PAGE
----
clerks, special masters, domestic relations officers, administrators, mediators, custody evaluators, guardians ad litem, lawyers, negotiators, probation, parole, interpreters, victim assistants, victim advocates, and judicial, administrative, or any other professionals or personnel similarly involved in the legal process;
court security personnel;
personnel working in related supplementary offices or programs (such as child support enforcement); and
any other court-based or community-based personnel having responsibilities or authority to address domestic violence, dating violence, sexual assault, or stalking in the court system.
The term “courts” means any civil or criminal, tribal, and Alaska Native Village, Federal, State, local or territorial court having jurisdiction to address domestic violence, dating violence, sexual assault or stalking, including immigration, family, juvenile, and dependency courts, and the judicial officers serving in those courts, including judges, magistrate judges, commissioners, justices of the peace, or any other person with decisionmaking authority.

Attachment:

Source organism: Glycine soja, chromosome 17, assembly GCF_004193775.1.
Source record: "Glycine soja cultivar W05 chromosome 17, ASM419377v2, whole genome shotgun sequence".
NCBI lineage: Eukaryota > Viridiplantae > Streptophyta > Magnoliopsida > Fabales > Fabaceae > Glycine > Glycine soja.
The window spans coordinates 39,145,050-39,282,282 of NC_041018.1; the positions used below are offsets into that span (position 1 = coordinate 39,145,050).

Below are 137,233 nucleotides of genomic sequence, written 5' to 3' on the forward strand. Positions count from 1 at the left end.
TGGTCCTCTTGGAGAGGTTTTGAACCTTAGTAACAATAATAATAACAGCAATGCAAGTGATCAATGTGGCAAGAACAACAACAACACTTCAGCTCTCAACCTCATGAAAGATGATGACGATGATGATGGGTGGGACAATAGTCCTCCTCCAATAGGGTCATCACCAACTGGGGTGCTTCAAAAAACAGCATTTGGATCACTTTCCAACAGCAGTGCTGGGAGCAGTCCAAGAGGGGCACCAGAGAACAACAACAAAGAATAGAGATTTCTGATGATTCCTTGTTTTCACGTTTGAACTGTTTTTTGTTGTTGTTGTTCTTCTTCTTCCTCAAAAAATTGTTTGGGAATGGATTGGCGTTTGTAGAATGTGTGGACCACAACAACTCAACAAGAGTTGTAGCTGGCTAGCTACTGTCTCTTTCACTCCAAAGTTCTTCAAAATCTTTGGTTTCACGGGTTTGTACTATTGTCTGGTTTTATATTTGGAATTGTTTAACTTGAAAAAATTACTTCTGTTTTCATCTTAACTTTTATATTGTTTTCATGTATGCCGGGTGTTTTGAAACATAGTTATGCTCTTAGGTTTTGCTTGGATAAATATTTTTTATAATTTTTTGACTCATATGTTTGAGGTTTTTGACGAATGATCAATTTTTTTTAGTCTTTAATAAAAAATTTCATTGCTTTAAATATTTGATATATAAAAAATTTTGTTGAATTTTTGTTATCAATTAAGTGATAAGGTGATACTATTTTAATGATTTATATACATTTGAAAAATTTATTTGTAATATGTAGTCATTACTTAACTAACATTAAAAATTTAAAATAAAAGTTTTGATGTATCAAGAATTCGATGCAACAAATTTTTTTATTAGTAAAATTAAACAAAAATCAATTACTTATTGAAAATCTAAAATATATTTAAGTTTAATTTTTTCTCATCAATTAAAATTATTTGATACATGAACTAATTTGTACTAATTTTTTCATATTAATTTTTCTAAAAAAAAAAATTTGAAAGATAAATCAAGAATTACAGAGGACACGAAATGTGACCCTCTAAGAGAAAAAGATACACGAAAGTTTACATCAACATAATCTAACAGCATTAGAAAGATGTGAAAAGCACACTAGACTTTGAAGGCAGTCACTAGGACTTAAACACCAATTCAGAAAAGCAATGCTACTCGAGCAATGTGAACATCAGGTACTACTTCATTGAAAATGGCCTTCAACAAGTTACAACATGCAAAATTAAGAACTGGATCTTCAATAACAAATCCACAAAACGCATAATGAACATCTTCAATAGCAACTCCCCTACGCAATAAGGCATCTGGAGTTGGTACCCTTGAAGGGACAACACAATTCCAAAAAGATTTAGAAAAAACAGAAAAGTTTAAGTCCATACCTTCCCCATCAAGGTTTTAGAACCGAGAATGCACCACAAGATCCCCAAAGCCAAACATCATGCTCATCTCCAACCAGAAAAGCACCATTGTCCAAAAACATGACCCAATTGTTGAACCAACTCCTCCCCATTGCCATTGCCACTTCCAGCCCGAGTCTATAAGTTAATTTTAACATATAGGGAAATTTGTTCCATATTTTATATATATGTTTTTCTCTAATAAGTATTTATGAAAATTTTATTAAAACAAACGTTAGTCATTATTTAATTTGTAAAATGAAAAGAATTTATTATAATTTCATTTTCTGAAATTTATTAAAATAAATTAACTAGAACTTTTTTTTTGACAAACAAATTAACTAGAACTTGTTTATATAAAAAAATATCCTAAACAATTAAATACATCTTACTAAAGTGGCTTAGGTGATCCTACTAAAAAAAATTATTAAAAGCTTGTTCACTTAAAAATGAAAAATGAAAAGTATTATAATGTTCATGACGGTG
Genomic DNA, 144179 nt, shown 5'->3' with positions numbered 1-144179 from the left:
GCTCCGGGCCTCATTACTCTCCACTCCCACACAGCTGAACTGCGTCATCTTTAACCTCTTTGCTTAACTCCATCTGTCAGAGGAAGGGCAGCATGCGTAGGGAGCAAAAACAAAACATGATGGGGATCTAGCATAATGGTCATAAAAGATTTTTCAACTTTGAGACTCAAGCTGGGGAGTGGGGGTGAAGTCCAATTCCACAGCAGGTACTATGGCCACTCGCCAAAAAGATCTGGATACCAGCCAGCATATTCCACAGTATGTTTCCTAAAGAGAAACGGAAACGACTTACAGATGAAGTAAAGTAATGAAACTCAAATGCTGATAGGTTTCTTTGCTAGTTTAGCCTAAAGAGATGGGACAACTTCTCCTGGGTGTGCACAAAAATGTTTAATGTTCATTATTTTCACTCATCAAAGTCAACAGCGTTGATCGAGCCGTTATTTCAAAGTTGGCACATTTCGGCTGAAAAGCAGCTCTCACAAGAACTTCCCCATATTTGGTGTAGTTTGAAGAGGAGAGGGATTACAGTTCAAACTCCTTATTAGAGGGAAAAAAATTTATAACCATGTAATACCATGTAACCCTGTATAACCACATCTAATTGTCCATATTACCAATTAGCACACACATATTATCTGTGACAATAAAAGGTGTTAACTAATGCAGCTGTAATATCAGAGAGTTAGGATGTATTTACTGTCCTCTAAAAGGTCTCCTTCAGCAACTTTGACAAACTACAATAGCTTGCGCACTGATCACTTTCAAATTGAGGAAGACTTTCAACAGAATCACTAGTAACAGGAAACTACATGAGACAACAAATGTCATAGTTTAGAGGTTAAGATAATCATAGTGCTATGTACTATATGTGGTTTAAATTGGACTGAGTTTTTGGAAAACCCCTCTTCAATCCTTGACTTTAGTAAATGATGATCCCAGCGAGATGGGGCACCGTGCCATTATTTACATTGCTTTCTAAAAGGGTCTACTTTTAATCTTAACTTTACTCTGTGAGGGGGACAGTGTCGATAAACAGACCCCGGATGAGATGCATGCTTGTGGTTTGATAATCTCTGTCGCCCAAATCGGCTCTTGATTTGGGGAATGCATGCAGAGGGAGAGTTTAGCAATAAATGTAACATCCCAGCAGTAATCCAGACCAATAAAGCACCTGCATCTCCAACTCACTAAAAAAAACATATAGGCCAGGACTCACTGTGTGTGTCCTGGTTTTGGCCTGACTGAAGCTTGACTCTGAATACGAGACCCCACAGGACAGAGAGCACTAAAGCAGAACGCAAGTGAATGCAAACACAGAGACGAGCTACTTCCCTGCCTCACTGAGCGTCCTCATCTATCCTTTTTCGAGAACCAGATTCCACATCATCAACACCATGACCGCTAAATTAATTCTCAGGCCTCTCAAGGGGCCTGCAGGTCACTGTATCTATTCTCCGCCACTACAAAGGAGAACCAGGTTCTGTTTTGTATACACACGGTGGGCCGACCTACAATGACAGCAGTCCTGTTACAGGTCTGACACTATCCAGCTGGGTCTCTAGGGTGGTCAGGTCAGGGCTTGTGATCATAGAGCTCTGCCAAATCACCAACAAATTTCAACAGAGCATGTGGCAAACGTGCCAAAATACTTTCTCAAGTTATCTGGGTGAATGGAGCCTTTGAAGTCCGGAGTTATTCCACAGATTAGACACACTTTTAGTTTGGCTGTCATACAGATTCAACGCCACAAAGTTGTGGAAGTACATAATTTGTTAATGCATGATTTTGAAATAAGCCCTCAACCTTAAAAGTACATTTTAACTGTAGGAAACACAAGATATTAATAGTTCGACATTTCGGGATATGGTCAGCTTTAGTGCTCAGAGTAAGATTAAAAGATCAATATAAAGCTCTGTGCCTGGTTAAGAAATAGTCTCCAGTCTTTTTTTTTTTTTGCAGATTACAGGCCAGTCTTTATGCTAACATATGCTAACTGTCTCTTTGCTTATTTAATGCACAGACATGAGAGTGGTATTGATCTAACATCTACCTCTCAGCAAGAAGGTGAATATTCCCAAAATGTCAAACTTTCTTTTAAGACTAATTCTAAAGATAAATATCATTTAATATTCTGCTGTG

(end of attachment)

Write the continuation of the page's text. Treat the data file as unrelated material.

The term “culturally specific” means primarily directed toward racial and ethnic minority groups (as defined in section 1707(g) of the Public Health Service Act (42 U.S.C. 300u–6(g)).
So in original. The period probably should be preceded by another closing parenthesis.
Culturally specific services
The term “culturally specific services” means community-based services that include culturally relevant and linguistically specific services and resources to culturally specific communities.
The term “dating partner” refers to a person who is or has been in a social relationship of a romantic or intimate nature with the abuser, and where the existence of such a relationship shall be determined based on a consideration of—
the length of the relationship;
the type of relationship; and
the frequency of interaction between the persons involved in the relationship.
The term “dating violence” means violence committed by a person—
who is or has been in a social relationship of a romantic or intimate nature with the victim; and
where the existence of such a relationship shall be determined based on a consideration of the following factors: